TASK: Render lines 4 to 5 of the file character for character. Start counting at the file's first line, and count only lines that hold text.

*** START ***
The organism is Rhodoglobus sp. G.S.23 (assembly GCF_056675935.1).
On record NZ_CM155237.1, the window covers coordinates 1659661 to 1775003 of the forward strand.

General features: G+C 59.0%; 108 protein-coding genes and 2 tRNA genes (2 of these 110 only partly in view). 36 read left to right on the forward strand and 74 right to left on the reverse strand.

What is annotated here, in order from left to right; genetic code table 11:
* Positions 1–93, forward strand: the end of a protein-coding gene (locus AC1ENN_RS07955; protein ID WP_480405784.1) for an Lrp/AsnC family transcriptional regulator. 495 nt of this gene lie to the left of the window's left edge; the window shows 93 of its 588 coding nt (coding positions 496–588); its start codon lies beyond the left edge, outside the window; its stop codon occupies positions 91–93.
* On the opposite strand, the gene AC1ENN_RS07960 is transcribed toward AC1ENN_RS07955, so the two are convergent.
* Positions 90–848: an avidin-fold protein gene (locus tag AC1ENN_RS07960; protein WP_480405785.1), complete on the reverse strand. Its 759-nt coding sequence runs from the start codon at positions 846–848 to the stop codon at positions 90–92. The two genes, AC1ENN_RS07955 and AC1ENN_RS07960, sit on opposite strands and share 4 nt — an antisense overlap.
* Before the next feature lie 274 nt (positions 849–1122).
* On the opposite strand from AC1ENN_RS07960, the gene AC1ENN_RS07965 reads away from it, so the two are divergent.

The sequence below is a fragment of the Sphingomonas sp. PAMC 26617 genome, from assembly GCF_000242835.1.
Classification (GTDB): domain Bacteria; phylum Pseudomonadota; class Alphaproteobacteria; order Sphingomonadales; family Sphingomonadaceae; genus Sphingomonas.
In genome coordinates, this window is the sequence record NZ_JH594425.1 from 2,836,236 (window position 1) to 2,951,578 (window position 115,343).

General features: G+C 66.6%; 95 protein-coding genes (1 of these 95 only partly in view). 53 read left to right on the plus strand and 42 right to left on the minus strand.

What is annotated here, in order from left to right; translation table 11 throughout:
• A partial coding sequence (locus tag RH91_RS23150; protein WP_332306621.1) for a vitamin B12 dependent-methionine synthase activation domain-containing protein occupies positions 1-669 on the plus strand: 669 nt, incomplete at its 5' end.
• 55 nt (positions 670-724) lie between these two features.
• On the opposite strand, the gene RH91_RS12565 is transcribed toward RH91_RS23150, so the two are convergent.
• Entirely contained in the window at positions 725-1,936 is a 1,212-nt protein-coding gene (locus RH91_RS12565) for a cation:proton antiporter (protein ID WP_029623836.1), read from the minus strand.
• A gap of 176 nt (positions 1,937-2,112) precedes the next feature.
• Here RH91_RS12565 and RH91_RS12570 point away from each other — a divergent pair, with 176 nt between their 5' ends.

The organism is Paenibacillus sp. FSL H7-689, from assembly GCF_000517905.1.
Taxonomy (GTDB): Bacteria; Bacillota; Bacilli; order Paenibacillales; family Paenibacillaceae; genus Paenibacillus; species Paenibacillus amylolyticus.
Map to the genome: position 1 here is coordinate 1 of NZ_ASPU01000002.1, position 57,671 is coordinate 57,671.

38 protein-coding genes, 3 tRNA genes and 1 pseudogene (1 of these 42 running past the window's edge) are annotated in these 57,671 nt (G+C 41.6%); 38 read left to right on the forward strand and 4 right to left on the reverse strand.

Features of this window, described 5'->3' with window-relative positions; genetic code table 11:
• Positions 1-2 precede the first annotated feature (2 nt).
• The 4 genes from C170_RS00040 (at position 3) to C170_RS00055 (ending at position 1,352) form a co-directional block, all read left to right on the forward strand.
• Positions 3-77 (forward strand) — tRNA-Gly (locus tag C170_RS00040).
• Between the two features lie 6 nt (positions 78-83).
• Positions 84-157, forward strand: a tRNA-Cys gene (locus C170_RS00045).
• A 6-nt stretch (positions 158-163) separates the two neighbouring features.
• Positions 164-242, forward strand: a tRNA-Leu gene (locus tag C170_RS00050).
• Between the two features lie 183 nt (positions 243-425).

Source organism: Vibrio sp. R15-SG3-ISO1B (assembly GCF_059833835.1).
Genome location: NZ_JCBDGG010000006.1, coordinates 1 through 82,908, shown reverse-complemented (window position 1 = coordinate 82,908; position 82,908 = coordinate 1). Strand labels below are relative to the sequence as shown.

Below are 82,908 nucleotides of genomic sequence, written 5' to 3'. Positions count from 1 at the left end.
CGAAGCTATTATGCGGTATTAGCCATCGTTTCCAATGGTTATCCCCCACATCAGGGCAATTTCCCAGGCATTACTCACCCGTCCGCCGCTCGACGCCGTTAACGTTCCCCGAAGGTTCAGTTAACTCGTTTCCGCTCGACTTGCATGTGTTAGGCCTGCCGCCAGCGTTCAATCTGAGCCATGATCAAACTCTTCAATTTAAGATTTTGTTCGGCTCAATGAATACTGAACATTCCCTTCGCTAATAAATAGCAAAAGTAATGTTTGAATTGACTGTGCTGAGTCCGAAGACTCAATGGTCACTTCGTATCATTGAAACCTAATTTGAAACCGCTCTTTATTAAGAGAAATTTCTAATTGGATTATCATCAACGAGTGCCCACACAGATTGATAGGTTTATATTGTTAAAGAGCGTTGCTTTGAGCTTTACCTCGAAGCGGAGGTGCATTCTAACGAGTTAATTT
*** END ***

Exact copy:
What is annotated here, in order from left to right; genetic code table 11:
* Positions 1–93, forward strand: the end of a protein-coding gene (locus AC1ENN_RS07955; protein ID WP_480405784.1) for an Lrp/AsnC family transcriptional regulator. 495 nt of this gene lie to the left of the window's left edge; the window shows 93 of its 588 coding nt (coding positions 496–588); its start codon lies beyond the left edge, outside the window; its stop codon occupies positions 91–93.